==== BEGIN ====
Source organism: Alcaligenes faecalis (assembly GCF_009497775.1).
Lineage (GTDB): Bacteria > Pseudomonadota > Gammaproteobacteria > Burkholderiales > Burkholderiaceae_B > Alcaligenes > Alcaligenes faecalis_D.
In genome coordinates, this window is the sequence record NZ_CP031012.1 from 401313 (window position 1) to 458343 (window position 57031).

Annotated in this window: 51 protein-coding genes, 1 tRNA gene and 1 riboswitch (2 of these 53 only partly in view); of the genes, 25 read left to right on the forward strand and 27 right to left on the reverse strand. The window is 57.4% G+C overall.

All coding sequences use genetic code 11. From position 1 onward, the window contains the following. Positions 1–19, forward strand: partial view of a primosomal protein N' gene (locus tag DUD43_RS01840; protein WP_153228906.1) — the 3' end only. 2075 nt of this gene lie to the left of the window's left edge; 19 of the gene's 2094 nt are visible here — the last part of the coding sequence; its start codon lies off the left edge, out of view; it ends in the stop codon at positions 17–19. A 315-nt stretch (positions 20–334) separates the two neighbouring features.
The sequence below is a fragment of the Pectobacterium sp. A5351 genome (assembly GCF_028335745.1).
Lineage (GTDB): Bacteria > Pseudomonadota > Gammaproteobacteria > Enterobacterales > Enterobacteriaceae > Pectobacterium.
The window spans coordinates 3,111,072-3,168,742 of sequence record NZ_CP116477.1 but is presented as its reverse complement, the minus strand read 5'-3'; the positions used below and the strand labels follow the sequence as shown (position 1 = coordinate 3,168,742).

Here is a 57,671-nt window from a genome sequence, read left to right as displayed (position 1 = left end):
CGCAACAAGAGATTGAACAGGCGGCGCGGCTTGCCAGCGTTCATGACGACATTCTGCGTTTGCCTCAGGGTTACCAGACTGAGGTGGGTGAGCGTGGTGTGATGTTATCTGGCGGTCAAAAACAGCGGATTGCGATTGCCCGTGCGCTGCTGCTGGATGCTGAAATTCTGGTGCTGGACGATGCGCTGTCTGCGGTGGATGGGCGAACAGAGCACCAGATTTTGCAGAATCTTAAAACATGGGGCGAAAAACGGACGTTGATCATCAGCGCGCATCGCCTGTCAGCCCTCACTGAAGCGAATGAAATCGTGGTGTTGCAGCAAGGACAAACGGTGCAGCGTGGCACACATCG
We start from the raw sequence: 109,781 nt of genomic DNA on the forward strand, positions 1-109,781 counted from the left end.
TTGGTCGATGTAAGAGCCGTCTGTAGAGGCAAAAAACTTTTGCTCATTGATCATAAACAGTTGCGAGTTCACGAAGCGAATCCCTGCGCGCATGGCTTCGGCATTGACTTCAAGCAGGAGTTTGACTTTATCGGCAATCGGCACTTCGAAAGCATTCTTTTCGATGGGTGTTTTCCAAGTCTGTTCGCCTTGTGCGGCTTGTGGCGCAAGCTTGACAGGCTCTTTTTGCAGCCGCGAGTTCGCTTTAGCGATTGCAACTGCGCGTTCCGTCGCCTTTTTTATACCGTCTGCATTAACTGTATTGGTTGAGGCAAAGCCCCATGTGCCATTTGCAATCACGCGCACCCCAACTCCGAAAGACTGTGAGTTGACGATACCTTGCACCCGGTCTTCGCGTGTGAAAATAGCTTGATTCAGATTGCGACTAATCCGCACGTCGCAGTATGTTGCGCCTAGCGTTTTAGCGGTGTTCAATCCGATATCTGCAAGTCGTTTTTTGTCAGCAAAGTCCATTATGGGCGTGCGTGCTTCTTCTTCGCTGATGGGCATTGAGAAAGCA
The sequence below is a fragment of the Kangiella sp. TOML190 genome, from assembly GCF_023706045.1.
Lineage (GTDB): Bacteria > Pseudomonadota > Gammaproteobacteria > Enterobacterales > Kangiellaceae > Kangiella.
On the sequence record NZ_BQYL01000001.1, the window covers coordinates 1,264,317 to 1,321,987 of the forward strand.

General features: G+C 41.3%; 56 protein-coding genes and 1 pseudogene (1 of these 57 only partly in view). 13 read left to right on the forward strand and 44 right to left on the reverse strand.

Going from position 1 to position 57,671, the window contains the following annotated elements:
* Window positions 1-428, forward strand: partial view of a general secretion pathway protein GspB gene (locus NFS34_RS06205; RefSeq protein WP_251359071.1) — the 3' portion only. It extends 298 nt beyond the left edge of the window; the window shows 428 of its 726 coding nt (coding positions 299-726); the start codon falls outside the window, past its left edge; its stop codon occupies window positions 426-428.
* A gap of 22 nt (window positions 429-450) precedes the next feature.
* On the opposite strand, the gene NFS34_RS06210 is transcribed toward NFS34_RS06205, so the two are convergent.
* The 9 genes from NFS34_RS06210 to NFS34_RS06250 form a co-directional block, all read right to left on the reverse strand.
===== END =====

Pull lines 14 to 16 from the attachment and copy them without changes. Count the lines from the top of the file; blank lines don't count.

Lineage (GTDB): Bacteria > Pseudomonadota > Gammaproteobacteria > Enterobacterales > Kangiellaceae > Kangiella.
On the sequence record NZ_BQYL01000001.1, the window covers coordinates 1,264,317 to 1,321,987 of the forward strand.

General features: G+C 41.3%; 56 protein-coding genes and 1 pseudogene (1 of these 57 only partly in view). 13 read left to right on the forward strand and 44 right to left on the reverse strand.